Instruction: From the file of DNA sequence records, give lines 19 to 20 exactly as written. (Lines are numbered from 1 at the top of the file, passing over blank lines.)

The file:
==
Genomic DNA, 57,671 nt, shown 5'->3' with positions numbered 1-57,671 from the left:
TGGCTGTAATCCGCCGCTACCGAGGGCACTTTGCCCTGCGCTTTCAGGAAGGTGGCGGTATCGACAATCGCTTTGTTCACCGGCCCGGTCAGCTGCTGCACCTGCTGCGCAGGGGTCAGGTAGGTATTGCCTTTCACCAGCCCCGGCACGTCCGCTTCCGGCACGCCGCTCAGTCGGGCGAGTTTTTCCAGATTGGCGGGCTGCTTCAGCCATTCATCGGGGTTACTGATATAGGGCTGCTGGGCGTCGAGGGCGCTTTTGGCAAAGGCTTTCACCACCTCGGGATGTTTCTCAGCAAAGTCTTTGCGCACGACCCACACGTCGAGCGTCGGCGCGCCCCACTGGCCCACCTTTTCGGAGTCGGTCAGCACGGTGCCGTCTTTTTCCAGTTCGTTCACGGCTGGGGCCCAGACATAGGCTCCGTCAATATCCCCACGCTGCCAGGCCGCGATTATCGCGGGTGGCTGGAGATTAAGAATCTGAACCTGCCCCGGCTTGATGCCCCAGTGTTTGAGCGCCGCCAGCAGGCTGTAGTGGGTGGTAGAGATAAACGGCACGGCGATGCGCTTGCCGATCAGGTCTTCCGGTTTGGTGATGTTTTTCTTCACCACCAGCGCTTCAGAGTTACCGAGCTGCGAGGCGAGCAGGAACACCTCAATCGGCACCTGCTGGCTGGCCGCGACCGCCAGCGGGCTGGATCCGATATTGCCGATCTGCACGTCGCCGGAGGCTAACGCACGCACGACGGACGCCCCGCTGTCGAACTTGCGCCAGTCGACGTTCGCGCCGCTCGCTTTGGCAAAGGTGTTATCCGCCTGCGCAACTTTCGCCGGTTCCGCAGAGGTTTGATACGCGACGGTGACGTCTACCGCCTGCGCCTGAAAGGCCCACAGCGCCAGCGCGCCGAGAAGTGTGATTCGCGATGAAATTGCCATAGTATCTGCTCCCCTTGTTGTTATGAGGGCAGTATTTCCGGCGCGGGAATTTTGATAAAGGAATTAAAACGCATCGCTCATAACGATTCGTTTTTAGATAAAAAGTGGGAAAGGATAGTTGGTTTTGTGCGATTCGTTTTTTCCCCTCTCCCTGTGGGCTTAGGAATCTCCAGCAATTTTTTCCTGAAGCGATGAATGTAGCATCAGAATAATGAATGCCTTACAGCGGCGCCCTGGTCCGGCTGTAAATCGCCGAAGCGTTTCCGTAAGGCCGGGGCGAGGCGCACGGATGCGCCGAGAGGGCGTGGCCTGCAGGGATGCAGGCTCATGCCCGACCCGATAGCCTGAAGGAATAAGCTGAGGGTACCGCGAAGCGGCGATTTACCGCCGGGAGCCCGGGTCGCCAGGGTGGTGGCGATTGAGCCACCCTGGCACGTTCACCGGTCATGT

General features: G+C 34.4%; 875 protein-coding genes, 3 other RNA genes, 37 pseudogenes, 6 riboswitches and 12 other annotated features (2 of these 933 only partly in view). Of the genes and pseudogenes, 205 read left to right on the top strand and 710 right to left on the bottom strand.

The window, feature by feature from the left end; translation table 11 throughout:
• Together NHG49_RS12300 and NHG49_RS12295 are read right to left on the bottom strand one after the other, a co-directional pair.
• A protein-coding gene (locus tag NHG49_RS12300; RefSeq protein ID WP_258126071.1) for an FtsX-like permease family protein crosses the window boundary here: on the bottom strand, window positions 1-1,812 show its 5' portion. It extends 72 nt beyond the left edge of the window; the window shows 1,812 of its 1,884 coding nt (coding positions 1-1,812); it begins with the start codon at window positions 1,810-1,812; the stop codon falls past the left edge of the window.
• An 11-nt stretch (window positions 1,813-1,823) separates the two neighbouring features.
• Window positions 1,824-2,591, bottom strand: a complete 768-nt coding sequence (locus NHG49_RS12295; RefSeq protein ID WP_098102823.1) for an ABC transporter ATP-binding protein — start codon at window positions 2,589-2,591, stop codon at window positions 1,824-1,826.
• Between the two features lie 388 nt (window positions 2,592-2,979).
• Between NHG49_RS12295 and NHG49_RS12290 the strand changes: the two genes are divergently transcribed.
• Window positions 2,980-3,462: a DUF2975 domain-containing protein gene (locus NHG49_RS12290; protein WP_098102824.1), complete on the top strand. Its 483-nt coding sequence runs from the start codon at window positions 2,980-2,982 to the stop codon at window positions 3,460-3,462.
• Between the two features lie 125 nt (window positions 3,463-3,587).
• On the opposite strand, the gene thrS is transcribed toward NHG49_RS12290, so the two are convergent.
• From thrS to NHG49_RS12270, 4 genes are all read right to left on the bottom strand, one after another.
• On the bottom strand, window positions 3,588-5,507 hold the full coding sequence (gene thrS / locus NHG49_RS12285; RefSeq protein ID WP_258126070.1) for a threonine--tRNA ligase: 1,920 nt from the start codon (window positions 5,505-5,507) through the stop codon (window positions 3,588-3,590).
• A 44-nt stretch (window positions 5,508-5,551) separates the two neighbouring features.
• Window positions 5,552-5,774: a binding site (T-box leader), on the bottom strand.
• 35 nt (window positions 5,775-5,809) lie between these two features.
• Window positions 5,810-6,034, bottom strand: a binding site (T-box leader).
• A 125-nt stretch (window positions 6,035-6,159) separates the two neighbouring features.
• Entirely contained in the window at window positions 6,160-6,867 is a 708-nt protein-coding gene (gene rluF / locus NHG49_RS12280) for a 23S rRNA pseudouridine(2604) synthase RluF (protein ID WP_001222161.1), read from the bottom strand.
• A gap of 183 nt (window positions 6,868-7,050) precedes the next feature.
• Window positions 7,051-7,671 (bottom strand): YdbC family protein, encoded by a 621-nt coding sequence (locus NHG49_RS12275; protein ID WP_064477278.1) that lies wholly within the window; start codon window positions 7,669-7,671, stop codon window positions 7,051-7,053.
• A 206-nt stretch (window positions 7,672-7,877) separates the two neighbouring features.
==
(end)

• Window positions 5,810-6,034, bottom strand: a binding site (T-box leader).
• A 125-nt stretch (window positions 6,035-6,159) separates the two neighbouring features.